Card Colm

Colm with a crown'

Colm Mulcahy is Professor of Mathematics at Spelman College, Atlanta, GA, where he served as chair of the department 2003-06. He spent the academic years 2013-2015 on leave in the DC area. He's is always reachable on email. His writing has been translated into Korean, Japanese, Mandarin, Cantonese, Polish, French and Spanish.

Upcoming presentations & latest articles.


Scientific American         Card Colm           Huffington Post           Aperiodical
George Boole Song & long video (Maths Week Ireland, 8 mins), 2 Nov 2015:

George Boole Song & long short video (Maths Week Ireland, 6 mins), 26 Oct 2015:

Martin Gardner 101 (Google Tech Talk, 53 mins), 30 Jul 2015:

Martin Gardner 1914-2010 (G4G, 9 mins), 21 Oct 2014:

Interview about book (3 mins), 13 Aug 2013:


MathDay, Oklahoma Univ at Norman, OK, 3pm, Thu 19 Nov

Karcher Colloquium, Oklahoma Univ at Norman, OK, 4pm, Fri 20 Nov

JMM, Seattle, WA, Wed 6 Jan


        The Best Writing on Mathematics 2015 (Princeton University Press, Dec 2015)

        George Boole, One of the Great Unsung Architects of Today's World, Is Unsung No More (Huffington Post, Nov 2015)

        The Bicentennial of George Boole, the Man Who Laid the Foundations of the Digital Age (Scientific American, Nov 2015)

        The Mathematical Surprises of Triangles, Squares and Pentagons (Scientific American, Oct 2015)

        Martin Gardner 1914 2010—The Best Friend Mathematics Ever Had (YouTube, Oct 2014-2015)

        The Search for the Mathematically Optimal Pack of Cigarettes (Huffington Post, Oct 2015), also 학자들이 수학적으로 완벽하게 담배를 쌓기 위해 노력하는 이유 (in Korean)

        Given any Delta, there exists Epsilon (Aperiodical, Aug 2015)

        How to Get to the Fourth Dimension (Scientific American, Jul 2015)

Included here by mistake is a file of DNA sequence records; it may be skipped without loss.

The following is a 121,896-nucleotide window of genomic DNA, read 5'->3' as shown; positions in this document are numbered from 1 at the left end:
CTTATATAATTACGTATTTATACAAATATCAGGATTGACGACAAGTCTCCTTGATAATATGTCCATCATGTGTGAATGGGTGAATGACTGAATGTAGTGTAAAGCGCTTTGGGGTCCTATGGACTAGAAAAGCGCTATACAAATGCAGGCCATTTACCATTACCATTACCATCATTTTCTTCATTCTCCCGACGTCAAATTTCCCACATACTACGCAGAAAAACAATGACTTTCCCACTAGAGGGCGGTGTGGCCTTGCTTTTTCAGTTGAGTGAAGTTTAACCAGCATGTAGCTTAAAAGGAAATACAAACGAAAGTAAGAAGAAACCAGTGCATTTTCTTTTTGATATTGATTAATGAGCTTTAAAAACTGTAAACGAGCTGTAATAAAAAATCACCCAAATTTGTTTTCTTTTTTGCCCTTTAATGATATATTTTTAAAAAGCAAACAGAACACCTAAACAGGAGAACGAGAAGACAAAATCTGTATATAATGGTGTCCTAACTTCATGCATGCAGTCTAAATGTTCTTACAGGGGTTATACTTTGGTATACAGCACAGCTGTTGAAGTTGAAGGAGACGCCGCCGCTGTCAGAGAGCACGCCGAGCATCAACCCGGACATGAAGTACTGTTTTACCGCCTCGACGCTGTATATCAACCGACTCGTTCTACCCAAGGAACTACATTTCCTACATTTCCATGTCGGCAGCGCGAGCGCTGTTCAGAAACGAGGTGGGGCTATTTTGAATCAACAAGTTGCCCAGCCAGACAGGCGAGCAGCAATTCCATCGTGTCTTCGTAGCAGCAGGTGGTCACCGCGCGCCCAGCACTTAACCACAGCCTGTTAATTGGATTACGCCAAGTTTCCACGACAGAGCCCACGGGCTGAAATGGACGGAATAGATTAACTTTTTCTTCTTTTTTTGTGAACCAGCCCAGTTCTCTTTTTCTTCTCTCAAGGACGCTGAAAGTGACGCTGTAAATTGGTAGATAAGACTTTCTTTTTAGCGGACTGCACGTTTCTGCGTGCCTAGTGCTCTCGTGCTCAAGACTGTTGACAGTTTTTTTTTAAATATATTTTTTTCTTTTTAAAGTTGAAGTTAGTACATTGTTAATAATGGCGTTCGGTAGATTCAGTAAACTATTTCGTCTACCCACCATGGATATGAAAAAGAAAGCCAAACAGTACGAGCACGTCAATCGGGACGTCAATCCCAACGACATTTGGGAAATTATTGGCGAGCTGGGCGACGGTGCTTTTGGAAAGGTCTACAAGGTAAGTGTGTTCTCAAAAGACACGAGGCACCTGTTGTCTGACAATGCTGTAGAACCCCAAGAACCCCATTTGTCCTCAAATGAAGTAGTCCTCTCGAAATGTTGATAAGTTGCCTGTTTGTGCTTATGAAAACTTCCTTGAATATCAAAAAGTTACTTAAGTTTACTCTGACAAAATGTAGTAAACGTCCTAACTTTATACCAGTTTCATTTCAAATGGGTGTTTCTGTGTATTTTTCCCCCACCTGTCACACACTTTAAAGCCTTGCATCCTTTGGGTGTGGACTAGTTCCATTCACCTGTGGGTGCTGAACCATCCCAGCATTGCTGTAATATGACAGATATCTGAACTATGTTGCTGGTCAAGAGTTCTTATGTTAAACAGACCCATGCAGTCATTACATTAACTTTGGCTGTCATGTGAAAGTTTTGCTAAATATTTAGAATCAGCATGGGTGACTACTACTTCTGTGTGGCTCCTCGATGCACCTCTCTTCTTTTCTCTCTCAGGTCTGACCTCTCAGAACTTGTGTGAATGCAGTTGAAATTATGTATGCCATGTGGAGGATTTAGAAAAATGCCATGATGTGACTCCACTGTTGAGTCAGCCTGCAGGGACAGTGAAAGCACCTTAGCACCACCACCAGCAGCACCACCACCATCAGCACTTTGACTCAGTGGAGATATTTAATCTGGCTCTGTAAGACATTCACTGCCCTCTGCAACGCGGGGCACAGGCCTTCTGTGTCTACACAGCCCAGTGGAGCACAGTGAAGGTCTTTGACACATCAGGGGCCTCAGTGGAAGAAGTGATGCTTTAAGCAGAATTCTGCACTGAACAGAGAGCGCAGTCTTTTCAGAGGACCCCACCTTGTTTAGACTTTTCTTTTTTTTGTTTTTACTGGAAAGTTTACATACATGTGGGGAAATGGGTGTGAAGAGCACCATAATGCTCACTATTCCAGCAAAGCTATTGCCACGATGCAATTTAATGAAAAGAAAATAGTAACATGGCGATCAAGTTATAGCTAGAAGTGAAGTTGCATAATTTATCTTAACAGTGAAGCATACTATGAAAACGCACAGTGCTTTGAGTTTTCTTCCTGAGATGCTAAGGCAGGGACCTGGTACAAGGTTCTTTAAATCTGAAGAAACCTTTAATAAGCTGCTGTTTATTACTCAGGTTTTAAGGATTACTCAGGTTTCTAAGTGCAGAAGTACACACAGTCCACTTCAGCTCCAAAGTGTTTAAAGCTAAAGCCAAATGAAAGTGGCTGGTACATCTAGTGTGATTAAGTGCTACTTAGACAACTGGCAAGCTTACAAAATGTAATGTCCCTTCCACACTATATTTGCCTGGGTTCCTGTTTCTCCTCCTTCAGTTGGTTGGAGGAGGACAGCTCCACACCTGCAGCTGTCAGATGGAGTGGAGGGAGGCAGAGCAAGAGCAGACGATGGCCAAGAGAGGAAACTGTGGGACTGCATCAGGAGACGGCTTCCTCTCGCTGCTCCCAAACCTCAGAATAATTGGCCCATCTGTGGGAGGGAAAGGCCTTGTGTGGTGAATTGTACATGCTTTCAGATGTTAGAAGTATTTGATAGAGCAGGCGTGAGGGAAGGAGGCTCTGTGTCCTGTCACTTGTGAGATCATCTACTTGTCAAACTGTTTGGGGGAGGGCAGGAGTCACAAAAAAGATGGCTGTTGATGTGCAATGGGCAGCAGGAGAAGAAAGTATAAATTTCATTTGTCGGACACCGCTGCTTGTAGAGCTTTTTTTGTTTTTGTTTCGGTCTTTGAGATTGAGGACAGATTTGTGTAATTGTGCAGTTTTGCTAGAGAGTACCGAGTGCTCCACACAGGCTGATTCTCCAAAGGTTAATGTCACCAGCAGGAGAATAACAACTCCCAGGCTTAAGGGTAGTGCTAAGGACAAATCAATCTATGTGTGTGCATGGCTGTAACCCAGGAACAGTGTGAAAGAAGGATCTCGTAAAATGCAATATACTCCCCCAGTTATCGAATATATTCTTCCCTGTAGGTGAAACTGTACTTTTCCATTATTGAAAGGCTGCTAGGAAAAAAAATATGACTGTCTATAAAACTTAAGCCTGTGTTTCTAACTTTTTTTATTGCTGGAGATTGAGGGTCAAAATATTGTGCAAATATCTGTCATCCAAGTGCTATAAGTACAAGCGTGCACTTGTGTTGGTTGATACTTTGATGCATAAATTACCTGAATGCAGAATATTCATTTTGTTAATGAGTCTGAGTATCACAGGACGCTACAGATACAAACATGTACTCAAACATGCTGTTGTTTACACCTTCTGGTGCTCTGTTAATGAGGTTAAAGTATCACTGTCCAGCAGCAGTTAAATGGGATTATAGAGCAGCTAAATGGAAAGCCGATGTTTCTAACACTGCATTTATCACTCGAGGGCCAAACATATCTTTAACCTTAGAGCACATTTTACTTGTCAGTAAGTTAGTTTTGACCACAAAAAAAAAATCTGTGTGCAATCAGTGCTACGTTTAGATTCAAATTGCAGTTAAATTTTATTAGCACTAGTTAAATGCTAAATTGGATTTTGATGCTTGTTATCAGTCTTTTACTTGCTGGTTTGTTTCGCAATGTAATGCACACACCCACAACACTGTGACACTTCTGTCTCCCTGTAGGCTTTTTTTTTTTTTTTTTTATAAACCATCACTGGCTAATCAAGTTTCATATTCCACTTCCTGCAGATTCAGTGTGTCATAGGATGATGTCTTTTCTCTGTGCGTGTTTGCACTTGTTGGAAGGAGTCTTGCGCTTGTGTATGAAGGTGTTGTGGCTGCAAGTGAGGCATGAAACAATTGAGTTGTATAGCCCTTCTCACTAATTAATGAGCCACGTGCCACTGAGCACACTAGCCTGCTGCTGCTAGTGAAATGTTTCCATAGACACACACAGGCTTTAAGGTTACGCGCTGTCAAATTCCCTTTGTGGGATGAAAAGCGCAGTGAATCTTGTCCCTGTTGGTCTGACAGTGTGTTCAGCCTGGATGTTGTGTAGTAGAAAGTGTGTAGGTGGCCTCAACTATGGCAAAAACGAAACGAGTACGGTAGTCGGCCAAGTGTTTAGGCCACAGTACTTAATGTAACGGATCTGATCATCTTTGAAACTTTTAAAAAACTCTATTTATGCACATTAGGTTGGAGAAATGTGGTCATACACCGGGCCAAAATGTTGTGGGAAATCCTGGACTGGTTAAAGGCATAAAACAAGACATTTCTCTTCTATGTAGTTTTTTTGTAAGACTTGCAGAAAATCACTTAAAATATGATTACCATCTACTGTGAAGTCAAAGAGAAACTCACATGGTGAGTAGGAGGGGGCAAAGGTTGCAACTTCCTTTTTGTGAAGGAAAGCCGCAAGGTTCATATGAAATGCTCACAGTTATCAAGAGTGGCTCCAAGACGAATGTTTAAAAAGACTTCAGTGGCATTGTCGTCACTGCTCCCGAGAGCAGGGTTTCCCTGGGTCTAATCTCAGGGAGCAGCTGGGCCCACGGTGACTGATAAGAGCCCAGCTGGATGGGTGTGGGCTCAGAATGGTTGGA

MacTutor History of Mathematics website creators honoured by LMS (Aperiodical, Jul 2015)

        John H. Conway: Genius at Play (Huffington Post, Jul 2015)

        Ingenious Mary: Innovative Irish Science Journalist Leaves a Formidable STEM Legacy (Huffington Post, Jun 2015)

        Myles Away From Mathematics, Magic and Mystery (Huffington Post, May 2015)

        Inteview about George Boole etc (GeorgeBoole200 newsletter, Apr 2015)

        John Conway Reminiscences about Dr. Matrix and Bourbaki (Scientific American, Apr 2015)

        Eight Easy Pieces (you can touch but don’t look) (Aperiodical, Mar 2015)

        Mathematical (and Poetic) Offerings From the Land of Saints and Scholars (Huffington Post, Mar 2015)

        How Many Digits of Pi Do You Really Need to Know? (Scientific American, Mar 2015)

        St Rose's (Belfast, Mar 2015)

        Mathemagic with Cards video (Derby, Feb 2015)

        The Joe Duffy Show (Dundalk FM, 18 Feb 2015, 24 mins)

        MAA's Math Horizons (Mathematical Card Magic: Fifty-Two New Effects book review by Rob Eby, Vol 22, No 2, page 28, Nov 2014)

        MAA's Math Horizons ("Thee Cards Suffice" by Colm Mulcahy, Vol 22, No 2, pages 22–25, Nov 2014)

        MAA's Math Horizons ("Undiluted Hocus-Pocus" review and "The Top 10 Things Every Mathematics Student Should Know about Martin Gardner" by Colm Mulcahy, Vol 22, No 1, pages 24–25, Sep 2014)